Cars on highway road in busy city showing cybersecurity regulations implication on autonomous vehicles

Current Administration Tackles Cybersecurity on a National Level

Cybersecurity is a significant concern in the US, especially after SolarWinds, an information technology firm, had a supply chain cyber attack, which later infected their clients and went undetected for months. Allegedly, foreign operators were able to spy on private companies and government bodies like the Department of Homeland Security, further catastrophizing the incident. Another crippling cyber-attack happened to Colonial Pipelines, one of the nation’s largest energy pipelines, creating havoc by disrupting fuel supplies across the US. According to Colonial Pipeline’s CEO Joseph Blount, the attack involved a legacy VPN that did not require multi factor authentication (like a text message or email), meaning a simple password was able to take down fuel deliveries throughout the US.

These recent cybersecurity disasters prompted President Joe Biden to sign an executive order stepping up the nation’s cybersecurity measures and increasing the partnership between private industry and the public sector. The President’s main concern is protecting national security and the integrity of the government. It includes specific measures like removing obstacles between sharing threat information between the public and private industries, updating more robust cybersecurity policies, implement a review board, amongst many others.

One lesson that the US experienced is that one cyber incident has ripple effects and can wreak havoc on the business that was hacked, customers of that business, and anyone depending on them for services. In the case of SolarWinds and Colonial Pipelines it took the attack to a national level.

One thing is clear from these incidents: there is not any business that is immune from a cybersecurity attack. There is one industry in particular that has the ability to affect the world on an international level if hacked – the auto industry. As the auto industry moves to autonomous vehicles, the amount of technology in the vehicle can leave the vehicle vulnerable to attack on multiple levels. According to the McKinsey & Company’s report on cybersecurity, today’s cars have up to150 ECUs and around 100 million lines of code; by 2030, many predict they will have roughly 300 million lines of code. Now imagine if an entire fleet of vehicles were hacked?  An attack like that could potentially have catastrophic consequences and easily happen if any vulnerabilities were left unprotected in the car. Autonomous vehicles are complex and have many layers and multiple sensors that all need to be protected and are often supplied by various OEMs, which can pose a great risk to cybersecurity if the right solution is not in place.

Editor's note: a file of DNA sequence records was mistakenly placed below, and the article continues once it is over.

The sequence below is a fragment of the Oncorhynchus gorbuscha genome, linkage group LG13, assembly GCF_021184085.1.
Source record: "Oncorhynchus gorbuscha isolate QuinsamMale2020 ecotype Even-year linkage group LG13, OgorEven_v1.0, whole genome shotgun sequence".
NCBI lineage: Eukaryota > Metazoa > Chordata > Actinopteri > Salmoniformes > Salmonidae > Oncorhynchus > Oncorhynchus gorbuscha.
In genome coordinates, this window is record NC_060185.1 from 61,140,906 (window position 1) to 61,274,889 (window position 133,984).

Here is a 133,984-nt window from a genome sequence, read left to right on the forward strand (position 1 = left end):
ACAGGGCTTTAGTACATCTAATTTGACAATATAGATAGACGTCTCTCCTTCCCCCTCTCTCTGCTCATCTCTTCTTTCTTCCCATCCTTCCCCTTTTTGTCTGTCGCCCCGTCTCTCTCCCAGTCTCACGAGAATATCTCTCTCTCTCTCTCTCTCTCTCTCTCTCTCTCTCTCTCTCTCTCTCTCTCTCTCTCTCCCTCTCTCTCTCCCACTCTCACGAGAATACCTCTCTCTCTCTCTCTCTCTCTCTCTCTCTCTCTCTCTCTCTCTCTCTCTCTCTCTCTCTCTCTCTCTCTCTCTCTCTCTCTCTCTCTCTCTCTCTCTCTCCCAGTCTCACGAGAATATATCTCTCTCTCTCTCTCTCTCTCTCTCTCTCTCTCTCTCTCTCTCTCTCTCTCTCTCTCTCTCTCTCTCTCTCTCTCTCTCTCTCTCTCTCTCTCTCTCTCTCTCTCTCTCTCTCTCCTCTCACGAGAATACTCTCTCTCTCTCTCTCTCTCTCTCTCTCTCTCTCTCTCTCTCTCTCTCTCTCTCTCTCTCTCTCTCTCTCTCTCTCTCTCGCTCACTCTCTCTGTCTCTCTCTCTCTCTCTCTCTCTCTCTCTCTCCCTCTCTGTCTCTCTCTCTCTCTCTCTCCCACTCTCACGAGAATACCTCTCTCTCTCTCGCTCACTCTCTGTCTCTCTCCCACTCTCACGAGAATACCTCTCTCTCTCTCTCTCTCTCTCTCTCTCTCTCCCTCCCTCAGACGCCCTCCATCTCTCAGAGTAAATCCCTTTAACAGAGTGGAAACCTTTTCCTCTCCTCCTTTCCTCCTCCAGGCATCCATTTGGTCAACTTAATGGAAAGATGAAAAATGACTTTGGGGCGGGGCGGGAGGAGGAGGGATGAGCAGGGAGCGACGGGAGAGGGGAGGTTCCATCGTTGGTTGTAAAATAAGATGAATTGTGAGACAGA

There are currently some regulations in motion like the United Nations Economic Commission for Europe (UNECE), which is creating a proposal through its World Forum for Harmonization of Vehicle Regulations (WP.29) to regulate cybersecurity management systems, vehicle software update processes, and software update management systems in the more than 60 countries within its jurisdiction. Once UNECE accepts this proposal at the beginning of 2022 and the regulations are adopted by its member countries at 2024, OEMs will be required to implement specific cybersecurity and software-update practices and capabilities for vehicle type approvals – effectively rendering cybersecurity a nonnegotiable component of future vehicles.

Additionally, there is technology to address these threats that is crucial to have integrated during the development stage of the vehicles. All Tier-1s and OEMs should have a comprehensive automotive cybersecurity lifecycle management platform that combines three key capabilities: visibility, control and protection. The purpose of these capabilities is to provide insight to OEMs and Tier 1s by simplifying in-vehicle cybersecurity management, creating unified communications across the supply chain (which can often be disparate), and automating threat identification and prevention. With this new technology, the automotive industry can better manage modern vehicle architectures, in order to significantly speed up the reaction to cyber attacks across the entire supply chain and better collaborate to implement UNCECE WP.29 regulation and other regulations for the future.

Regulations are in motion to implement specific #cybersecurity and software update practices and capabilities for vehicle type approvals – effectively rendering cybersecurity a nonnegotiable component of future vehicles. #respectdataClick to Post

As the nation gears up to combat cyberattacks to protect national security, the auto industry with its huge technology advances over the years, needs to stand ready to do its part to ensure that the vehicles we know and trust are protected. As technology develops, the safety to protect consumers on a worldwide level needs to step up as well.